New Startup Tackles The Challenges of Senior Housing Data


Having a family member move into an assisted living facility can be daunting. Beyond the headache of moving, individuals and family members are tasked with finding a new residence that lives up to its hype. Moving into assisted living is in some ways harder than finding a new house – there are inspections to do, wait lists to get on, and very little data about how these facilities are managed. A new startup is trying to change that by corralling government inspections, resident reviews, and site visits into a comprehensive platform.

Arthur Bretschneider CEO and founder of Seniorly, knows how difficult it can be to move someone into assisted living. He’s a third generation senior living CEO. “I grew up in it,” he tells CivSource. Watching people navigate the system drove him to create Seniorly and push local leaders to do more on open data.

Seniorly recently introduced a series of new features to make finding the right senior community easier. These new resources include consolidated ratings and reviews, a “compare communities” function allowing families to analyze senior housing options side-by-side, and an upgraded family portal that helps relatives better communicate with each other as they make housing decisions. Right now the service is only available in California, but Bretschneider has plans to expand.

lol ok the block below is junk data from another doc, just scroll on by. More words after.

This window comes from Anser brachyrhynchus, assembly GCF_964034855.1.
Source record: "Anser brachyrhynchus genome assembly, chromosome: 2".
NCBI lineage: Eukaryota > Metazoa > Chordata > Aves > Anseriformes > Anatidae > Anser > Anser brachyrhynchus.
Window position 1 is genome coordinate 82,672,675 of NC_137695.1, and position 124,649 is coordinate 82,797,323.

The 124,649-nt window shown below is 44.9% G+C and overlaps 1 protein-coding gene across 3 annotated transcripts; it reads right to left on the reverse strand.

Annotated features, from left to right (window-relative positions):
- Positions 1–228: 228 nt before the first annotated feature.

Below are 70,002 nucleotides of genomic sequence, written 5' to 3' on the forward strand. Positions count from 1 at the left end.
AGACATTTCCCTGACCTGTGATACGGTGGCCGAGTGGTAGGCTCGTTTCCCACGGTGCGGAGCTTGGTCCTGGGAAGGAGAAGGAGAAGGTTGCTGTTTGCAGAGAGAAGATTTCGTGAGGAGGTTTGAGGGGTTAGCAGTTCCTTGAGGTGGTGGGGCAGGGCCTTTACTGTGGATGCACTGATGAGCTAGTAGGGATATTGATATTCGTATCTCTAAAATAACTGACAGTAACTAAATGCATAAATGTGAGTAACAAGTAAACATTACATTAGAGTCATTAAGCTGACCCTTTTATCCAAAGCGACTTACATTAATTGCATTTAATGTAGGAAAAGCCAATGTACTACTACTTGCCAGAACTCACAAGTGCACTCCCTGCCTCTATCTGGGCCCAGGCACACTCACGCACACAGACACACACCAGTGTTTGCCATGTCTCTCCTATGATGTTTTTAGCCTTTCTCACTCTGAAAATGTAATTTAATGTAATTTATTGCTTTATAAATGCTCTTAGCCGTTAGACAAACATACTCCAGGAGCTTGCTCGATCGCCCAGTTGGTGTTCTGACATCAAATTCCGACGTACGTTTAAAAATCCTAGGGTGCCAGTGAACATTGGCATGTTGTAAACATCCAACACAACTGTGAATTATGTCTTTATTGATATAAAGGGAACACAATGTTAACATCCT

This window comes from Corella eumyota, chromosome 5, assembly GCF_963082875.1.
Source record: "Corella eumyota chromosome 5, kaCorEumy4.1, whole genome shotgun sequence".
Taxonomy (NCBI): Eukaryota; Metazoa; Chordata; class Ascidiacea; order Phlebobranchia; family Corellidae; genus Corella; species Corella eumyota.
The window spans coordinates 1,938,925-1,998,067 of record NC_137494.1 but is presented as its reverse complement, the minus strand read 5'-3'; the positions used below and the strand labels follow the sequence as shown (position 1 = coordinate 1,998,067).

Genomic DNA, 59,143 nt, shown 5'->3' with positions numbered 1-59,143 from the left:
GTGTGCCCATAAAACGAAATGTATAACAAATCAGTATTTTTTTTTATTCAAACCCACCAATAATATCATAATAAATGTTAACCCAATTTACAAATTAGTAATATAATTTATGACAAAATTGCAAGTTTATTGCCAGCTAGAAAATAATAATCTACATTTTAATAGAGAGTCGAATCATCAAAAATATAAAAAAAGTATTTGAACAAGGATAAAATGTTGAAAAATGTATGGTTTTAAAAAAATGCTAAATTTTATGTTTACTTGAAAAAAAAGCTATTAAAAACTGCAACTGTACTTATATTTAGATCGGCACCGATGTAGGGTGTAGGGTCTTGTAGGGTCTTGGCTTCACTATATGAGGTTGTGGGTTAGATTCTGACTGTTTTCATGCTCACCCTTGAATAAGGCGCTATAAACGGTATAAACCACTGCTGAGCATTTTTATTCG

He’s also launching these new features as part of Open DataFest in Sacramento and National Sunshine Week. “The recession forced California to cut back on inspections, so a lot of the data we get is old. In some cases, facilities with the newest inspections only have them because someone filed a complaint. So we are trying to pull together all of the sources of information we can to provide updated reviews,” Bretschneider says. “We’ve also spoken to policymakers about the need to refresh this data more often.”

Sacramento is the next expansion of service for Seniorly. Right now, the company works with over 400 senior communities in the Bay Area (about 20% of the local senior community industry). More than fifty percent of the small and medium-sized businesses that have signed up on the Seniorly platform have no other web presence outside of the Seniorly site. There are also listings available for facilities in Los Angeles, and all of the review data is provided to users at no cost.

“The goal is to bring this research online and make an outdated process easier. I hope we can be a model for the industry and for others as well,” Bretschneider said.